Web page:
Aminoethylguanidine derivatives, unknown 1-[2-(N, N-diphenylamino)ethyl]guanidine sulfate (I) and 1-[2-(N-methyl-N-phenylamino)ethyl]guanidine sulfate (II), and known 1-[2-(N, N-diethylamino)ethyl]guanidine sulfate (III), 1-[2-(N, N-dipropylamino)ethyl]guanidine sulfate (IV), 1-[2-(N, N-diisopropylamino)ethyl]guanidine sulfate (V), and 1-(2-piperidinoethyl)guanidine sulfate (VI) were synthesized. Effects of these compounds on blood pressure of albino rats and rabbits, pharmacological actions in general, and acute toxicities were comparatively examined with guanethidine and its derivative, 1-[2-(hexahydro-1-azepinyl)ethyl]guanidine sulfate (VII). III and VI have hypotensive action of fairly long duration on rats and rabbits but their activities were less than that of guanethidine. VII showed long-lasting depression of blood pressure in rabbits but temporary depression in rats. In these compounds, 1-[2-(N, N-diphenylamino)ethyl]guanidine sulfate (I) showed a marked muscle relaxation on N. ischiadicussartorius preparation of Rana nigromaculata. Its activity was almost the same as that of succinylcholine chloride. Antispasmodic and antihistamine activities were tested with isolated small intestine of mice and guinea pigs, respectively. Acute toxicities in mice were also tested. The structure-activity relationship is briefly discussed.
High-molecular derivatives of thiamine with disulfide-linkage were prepared by the thiol-disulfide exchange reaction between thiamine disulfide and homopolymers of N-acryloylcysteine, N-methacryloylcysteine or copolymers of other vinyl compounds. Examinations were made on the same reaction with other polyvinylthiols and starch dimercaptoallyl ethers but the objective disulfide compounds were not obtained. Stability of these disulfide-type high-molecular thiamine derivatives was examined by mixing with sodium hydrogen carbonate-starch (1:1) and calcium carbonate and it was found that they were markedly more stable than thiamine hydrochloride and were very stable when suspended in buffer solutions of various pH and heated. Determination of thiamine excreted in human urine after their oral administration showed that the amount was equal to or greater than that of thiamine hydrochloride, both in the case of homopolymers and copolymers. Urinary excretion was almost doubled in the poly (N-acryloylcysteine) derivative. Urinary excretion extended over a long period, showing the specific action of the polymer derivatives.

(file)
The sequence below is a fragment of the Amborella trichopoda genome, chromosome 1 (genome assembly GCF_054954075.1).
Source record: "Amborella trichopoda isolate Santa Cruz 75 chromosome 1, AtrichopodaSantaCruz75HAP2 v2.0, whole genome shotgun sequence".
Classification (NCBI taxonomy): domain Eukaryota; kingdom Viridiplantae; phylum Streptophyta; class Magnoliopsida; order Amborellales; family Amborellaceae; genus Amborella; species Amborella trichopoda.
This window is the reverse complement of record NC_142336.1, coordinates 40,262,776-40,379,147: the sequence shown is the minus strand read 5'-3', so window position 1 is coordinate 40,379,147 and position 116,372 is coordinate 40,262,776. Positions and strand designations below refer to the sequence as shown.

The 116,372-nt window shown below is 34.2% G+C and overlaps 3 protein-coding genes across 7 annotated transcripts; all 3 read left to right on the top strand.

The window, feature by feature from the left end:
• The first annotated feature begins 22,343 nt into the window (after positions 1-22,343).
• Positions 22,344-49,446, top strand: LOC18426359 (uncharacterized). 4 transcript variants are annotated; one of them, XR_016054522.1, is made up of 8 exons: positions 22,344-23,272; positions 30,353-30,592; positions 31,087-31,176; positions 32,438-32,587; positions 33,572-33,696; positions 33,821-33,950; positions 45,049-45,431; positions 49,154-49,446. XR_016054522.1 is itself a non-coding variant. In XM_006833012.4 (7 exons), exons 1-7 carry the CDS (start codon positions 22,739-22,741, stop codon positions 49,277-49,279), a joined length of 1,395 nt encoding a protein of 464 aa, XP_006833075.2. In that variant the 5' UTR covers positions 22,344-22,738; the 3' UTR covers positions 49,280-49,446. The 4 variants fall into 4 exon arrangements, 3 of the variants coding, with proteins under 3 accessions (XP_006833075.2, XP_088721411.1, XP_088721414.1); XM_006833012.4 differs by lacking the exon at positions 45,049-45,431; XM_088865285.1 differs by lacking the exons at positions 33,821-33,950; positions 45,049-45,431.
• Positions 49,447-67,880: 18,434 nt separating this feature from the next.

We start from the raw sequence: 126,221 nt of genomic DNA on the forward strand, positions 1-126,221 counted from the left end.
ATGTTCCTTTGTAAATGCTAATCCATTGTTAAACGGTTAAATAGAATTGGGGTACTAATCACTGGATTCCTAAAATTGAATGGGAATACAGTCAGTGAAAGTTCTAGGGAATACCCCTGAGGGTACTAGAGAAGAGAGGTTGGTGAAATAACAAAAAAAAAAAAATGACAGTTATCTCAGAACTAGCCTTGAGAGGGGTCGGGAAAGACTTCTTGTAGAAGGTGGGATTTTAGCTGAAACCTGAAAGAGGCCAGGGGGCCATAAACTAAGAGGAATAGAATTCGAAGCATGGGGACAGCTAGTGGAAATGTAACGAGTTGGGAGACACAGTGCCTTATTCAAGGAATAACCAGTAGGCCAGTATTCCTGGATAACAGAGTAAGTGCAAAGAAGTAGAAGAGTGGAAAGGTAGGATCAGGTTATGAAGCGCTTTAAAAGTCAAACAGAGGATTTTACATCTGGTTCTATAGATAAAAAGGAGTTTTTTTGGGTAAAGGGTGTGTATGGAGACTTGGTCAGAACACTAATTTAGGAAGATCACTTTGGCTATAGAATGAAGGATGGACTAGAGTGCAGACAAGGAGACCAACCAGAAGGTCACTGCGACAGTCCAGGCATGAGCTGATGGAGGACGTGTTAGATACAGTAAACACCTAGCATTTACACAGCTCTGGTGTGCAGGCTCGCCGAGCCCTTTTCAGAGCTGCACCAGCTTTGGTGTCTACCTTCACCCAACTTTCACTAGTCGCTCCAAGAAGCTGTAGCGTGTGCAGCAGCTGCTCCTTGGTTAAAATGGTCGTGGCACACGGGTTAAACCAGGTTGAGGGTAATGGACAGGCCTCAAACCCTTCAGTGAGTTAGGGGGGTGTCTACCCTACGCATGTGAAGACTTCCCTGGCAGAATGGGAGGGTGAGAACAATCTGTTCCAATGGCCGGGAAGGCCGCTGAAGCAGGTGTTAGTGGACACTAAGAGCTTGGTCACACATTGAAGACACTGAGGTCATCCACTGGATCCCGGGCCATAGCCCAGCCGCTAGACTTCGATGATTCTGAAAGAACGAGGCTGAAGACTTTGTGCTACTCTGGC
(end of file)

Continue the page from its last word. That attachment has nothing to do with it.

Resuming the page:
2-Chloropyridine 1-oxide forms 2-aminopyridine 1-oxide and 3-aminopyridine 1-oxide, though in a low yield, by treatment with liquid ammonia in the presence of potassium amide. Under the same conditions, 3- and 4-chloropyridine 1-oxides give only 3- and 4-amino compounds, respectively. It follows, therefore, that the mechanism of these reactions is entirely reverse of that of chloropyridine reported by Hertog; that of the 2-chloro compound being a benzyne mechanism and that of 3- and 4-chloro compounds being amination by SN-2 mechanism.
In order to study the precipitation conditions of soluble proteins in bovine lens cortex, precipitation titration with the aid of light scattering apparatus was examined by the use of acetic acid, hydrochloric acid, acetone, and ammonium sulfate as a precipitant to be added continuously to the protein solution in the cell at 5° and 34°. Transmitted light in the direction of 0°, and scattered light in the direction of 45°, 90°, and 135° were recorded. At directions of 0°, 90° and 135°, the number of maximum point in the precipitation titration curve was one. The scattered light at the direction of 45°, on the contrary, had two maximum points, for each precipitant and temperature. It was also found that the first maximum was located at pH 5.5 and the second at pH 4.5. The minimum point between the first and the second was observed at pH 5.0, the value corresponding to the maximum point in the direction of 90° and 135°.
The volume fractions of each component in the dilute phase (υ1′, υ2′, υ3′) and in the concentrated phase (υ1″, υ2″, υ3″) were calculated according to Flory's and Scott's theoretical equations, in the ternary system of solvent-1, nonsolvent-2, and polymer-3. These values at the plait point were also calculated, (υ1)pl, (υ2)pl, (υ3)pl. In these treatments it was assumed that P1=P2=1, P3>>1 for the polymerization degree Pi; and A=0, B=0, C≠0 for the interaction parameters. From these calculations, relation between the initial concentration of polymer (υ3)° and the swelling ratio of the precipitated polymer 1/υ3″ were calculated as functions of the relative volume of nonsolvent added to the system (V/V0). Relation between the relative volume of nonsolvent added to the system (V/V0)pl before the precipitation starts and the polymerization degree P were also calculated for various values of parameter C. From these results it became evident that the fractionation effect will be good when the dilute polymer solution and nonsolvent of small interaction parameter C are used. Theoretical solubility limit equation was obtained of polymers of various polymerization degree.